Instead of breaking down game tape, as he'd done for years as a player, Boatright was there to showcase the improvements that stand as the latest innovations for Madden. First up: Footage of Madden NFL 24's improved A.I. tracking system.
In Madden NFL 23, the franchise introduced FieldSENSE, a gameplay system meant to incorporate elements of foundational football. In Year 2, FieldSENSE will impact more areas of the game than it did in Year 1. For example, the Hit Everything technology that first debuted on the defensive side of the ball in Madden NFL 23 has been expanded into blocking.
In Madden NFL 24, instead of wandering around aimlessly after either engaging with or missing their initial assignments -- as was often the case in previous iterations of Madden -- blockers are keeping their eyes peeled for their next targets. The change is producing major moments at the second level of the defense and beyond.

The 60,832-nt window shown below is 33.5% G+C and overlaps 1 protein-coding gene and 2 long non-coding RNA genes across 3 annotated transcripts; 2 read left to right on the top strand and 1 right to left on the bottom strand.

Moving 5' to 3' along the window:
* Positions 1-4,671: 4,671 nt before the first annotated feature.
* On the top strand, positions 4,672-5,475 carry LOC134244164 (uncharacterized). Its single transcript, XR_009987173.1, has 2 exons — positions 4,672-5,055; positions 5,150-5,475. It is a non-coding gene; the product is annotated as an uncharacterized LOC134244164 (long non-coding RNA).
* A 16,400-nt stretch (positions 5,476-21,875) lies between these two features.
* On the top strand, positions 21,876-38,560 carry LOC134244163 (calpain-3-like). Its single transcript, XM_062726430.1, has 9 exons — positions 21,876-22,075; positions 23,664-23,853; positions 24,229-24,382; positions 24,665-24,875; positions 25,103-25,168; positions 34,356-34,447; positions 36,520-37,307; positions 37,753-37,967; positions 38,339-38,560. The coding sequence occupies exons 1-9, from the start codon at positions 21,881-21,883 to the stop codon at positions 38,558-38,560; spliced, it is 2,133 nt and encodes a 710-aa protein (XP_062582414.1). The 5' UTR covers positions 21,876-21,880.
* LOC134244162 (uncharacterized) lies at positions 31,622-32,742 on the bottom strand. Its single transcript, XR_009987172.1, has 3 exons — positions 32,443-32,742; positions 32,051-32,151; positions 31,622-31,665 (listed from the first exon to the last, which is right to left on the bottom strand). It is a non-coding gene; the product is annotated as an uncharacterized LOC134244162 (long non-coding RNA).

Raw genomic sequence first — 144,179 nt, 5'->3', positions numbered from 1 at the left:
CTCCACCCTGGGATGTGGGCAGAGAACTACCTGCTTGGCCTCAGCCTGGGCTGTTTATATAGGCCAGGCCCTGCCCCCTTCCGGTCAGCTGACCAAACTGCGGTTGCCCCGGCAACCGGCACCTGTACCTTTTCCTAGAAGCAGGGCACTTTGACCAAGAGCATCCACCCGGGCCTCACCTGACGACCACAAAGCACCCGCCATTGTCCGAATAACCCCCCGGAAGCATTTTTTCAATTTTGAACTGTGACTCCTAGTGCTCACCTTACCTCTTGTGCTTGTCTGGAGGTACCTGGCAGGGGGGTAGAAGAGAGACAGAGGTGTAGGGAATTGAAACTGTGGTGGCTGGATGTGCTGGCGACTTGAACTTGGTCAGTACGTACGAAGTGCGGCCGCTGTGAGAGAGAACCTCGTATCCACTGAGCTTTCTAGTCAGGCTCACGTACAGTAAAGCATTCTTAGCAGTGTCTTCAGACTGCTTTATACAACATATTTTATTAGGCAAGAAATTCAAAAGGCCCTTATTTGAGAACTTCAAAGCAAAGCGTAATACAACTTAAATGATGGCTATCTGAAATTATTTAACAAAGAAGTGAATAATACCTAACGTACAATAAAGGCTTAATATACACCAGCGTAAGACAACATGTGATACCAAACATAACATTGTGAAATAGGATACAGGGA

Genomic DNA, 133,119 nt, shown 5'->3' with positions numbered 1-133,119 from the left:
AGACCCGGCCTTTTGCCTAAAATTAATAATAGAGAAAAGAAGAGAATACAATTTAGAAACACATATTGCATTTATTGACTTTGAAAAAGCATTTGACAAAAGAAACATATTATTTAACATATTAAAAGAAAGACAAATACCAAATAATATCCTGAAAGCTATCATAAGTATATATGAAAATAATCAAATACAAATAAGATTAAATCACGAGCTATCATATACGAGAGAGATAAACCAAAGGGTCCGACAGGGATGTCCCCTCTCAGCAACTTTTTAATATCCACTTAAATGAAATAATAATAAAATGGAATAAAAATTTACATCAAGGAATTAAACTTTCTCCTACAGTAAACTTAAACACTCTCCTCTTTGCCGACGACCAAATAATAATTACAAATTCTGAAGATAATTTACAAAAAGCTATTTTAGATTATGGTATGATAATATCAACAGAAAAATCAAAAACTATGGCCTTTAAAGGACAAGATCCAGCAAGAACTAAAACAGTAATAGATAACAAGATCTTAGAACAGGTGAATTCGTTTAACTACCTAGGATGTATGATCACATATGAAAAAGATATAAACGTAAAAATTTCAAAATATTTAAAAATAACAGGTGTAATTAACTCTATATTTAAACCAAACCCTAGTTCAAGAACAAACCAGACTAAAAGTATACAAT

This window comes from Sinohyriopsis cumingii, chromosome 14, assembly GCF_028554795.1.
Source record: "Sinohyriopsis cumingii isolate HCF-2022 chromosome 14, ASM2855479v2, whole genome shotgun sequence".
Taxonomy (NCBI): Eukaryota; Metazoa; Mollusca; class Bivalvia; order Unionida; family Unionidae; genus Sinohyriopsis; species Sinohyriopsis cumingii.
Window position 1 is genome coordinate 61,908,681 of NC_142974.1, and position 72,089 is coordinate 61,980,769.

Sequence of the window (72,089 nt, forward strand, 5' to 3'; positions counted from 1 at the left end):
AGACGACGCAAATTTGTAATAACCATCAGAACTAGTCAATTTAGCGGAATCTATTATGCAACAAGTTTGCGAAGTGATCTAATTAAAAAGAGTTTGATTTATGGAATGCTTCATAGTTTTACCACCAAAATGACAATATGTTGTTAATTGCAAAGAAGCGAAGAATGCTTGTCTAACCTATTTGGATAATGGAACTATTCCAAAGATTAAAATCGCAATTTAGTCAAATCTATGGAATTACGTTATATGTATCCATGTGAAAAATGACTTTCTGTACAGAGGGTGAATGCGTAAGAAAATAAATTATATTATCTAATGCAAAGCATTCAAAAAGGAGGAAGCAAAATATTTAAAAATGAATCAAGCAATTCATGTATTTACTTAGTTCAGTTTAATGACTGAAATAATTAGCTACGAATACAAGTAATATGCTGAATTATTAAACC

Boatright's background as a football player rose to the surface as he stood in front of a video screen, pointing out players to spotlight while running clips to demonstrate these leaps. A virtual Trent Williams chipped off a double team and advanced to the second level, where he pancaked two defenders in succession, drawing oohs and ahs from those in attendance. Boatright was quick to inject his knowledge via an underlying warning: Speed-focused defensive packages will suffer when bigger blockers are lined up against them.